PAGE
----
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5 Financial Myths to Stop Believing (and the Truths Instead!)

People like to make a lot of proclamations about what to “always” or “never” do with your money. However, these are quite often total financial myths. And, when it’s coming from a source you trust, you tend to take these financial myths at face value rather than exploring the truth of the situation for yourself.

These five financial myths can negatively impact your mental wellbeing as well as that of your budget and financial security. So let’s play MythBusters and talk through some of the things we always hear about finances and the reality of the matter instead.


Financial Myth #1: You don’t need an emergency savings fund if you have a credit card.

The Reality: This is a very costly (and not always assured) way to cover emergencies.

This is one of the financial myths that always gets me going! There are so many things that could get you into trouble around credit cards and the way people use them is one of them.

The reality is that...

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Should You Pay Off Debt or Save For Retirement?

Juggling multiple financial goals can be stressful and confusing. It's especially challenging to make progress on other financial goals when you're drowning in debt. The message is clear when it comes to saving for retirement - start early! However, some financial gurus are adamant that you should pay off all of your revolving debt before investing for retirement. So, should you pay off your debt first or start saving for retirement? How do you decide? 


#1 Make a Budget

When making your budget, you have to consider everything. Evaluate how much you make, your expenses such as insurance (health and vehicle), utilities, groceries, etc. your debts, and your saving plans. When figuring out each month what you can afford, we have to make sure we have every aspect covered in our life. Going through the budgeting process will help you determine the money you have available for debt repayment as well as for retirement savings.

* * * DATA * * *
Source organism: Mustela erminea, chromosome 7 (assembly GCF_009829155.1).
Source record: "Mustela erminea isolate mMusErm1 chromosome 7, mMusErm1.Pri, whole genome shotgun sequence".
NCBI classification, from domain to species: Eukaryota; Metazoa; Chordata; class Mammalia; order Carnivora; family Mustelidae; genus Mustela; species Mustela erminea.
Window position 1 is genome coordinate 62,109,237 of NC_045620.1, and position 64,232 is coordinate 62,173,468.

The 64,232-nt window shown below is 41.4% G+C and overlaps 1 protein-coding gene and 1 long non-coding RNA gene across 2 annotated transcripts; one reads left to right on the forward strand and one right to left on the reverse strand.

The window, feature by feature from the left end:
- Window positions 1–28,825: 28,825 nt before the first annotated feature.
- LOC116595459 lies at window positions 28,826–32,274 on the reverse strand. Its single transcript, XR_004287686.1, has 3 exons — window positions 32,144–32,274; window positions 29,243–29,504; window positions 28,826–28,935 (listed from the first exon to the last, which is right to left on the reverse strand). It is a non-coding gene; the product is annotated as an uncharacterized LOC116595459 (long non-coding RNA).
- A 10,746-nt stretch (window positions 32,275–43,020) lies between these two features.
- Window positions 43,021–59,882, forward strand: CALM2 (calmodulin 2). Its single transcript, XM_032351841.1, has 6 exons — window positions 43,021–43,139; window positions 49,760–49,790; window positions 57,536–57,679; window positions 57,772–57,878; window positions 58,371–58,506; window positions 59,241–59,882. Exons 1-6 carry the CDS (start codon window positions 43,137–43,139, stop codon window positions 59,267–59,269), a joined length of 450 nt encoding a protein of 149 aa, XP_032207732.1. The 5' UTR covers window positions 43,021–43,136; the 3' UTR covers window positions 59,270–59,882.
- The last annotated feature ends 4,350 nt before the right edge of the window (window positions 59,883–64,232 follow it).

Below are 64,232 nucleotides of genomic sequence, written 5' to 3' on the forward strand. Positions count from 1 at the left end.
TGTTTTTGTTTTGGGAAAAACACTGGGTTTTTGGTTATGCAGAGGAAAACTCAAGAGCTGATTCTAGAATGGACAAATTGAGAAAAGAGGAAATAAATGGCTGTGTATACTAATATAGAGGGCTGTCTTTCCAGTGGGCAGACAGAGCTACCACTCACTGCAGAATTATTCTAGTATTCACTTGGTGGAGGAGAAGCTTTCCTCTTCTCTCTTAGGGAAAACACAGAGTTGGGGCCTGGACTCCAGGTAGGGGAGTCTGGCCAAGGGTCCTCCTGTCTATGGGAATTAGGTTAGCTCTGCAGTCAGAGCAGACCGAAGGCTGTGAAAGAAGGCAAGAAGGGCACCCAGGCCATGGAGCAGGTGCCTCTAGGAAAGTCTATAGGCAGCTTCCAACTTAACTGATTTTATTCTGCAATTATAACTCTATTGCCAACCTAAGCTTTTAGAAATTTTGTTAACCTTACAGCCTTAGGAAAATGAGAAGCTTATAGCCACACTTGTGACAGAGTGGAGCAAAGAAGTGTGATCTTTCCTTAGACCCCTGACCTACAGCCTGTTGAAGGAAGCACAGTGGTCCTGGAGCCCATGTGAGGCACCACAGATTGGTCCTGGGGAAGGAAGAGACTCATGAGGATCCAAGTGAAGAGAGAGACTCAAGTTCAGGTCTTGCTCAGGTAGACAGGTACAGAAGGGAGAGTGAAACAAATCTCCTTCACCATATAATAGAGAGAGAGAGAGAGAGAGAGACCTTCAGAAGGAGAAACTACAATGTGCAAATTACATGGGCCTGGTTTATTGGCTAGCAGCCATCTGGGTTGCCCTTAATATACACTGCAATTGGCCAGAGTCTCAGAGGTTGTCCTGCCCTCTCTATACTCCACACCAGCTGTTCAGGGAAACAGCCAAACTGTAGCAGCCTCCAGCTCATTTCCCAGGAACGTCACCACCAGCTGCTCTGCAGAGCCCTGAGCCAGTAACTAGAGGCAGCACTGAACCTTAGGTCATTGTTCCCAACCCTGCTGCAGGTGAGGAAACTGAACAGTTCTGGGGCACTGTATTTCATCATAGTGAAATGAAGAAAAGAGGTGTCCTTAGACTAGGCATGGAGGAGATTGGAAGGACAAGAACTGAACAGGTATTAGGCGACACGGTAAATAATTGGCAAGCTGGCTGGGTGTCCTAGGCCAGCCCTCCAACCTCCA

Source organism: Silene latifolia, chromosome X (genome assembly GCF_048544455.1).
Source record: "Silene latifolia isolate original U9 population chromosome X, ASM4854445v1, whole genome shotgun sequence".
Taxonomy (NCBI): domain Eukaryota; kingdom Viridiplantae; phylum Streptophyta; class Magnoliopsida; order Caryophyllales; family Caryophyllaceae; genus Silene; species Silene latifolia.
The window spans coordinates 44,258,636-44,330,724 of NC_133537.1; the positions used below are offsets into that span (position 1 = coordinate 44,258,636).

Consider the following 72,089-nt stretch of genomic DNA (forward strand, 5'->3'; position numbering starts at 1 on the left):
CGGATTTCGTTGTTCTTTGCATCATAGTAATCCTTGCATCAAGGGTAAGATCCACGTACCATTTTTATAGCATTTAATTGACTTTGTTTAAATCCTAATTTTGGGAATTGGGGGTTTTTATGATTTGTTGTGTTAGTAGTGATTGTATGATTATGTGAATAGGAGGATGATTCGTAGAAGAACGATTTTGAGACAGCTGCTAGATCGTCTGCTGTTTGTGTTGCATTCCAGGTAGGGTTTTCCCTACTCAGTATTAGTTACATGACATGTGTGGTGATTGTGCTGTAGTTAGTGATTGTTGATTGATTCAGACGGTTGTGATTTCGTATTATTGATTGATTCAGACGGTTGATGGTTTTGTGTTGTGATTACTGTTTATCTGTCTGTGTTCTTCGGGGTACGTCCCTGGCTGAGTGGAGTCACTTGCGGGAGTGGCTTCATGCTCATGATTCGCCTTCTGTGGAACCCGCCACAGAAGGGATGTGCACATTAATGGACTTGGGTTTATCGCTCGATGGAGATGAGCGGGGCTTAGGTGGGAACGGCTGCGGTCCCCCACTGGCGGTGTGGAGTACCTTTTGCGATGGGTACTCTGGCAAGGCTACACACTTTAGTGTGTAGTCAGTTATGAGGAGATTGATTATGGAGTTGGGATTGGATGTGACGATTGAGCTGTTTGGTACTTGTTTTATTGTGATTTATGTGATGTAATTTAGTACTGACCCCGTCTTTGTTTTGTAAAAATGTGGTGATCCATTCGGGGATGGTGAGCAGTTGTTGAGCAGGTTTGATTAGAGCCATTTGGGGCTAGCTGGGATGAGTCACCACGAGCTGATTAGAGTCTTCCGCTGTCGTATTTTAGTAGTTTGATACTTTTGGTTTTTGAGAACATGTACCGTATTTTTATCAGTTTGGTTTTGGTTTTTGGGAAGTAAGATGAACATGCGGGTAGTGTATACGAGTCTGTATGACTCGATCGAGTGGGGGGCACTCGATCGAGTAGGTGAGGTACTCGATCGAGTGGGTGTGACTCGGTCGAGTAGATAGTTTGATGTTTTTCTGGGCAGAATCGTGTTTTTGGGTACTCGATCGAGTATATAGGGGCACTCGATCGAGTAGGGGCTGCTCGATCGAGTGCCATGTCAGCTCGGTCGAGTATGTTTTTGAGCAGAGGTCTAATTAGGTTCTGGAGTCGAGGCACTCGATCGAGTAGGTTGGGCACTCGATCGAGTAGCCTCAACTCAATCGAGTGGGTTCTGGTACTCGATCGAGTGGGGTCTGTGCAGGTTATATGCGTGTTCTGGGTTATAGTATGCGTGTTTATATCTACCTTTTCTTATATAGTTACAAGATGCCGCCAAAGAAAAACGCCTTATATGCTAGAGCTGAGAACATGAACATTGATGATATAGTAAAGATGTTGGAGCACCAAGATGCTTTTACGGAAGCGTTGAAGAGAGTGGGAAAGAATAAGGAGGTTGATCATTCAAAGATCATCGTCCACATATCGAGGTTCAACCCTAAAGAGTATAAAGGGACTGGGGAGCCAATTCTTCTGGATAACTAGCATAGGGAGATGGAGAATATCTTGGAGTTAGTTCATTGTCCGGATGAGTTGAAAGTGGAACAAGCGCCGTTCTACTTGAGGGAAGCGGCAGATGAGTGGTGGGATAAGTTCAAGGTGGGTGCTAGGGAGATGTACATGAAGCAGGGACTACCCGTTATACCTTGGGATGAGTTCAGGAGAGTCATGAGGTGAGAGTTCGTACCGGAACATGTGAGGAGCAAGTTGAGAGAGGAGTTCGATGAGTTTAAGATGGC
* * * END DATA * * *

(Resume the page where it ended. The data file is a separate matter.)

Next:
For each debt, be sure to identify...

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Don't Believe These Investment Myths

As you learn more about investing, it can become apparent that there are many investment myths out there, ranging from absolutely ridiculous practices to things that may seem almost legitimate. No matter whether you get the information from a peer or an investment professional, be sure to keep an eye out for these common investment myths. 

Don’t Believe These Investment Myths 

Of course, each investor is different. There are no hard and fast guidelines that apply to everyone when it comes to balancing risk, but it does help to have a good understanding of what to look for.

Myth #1: Risk Definition is Static

Risk means different things to different investors. The way you manage risk has to do not only with the amount of money you’re investing but also your personality. Outside of investing, look at how you manage risks and how you associate them with your day-to-day life. Rather than focusing on whether something is “risky” in the market, consider...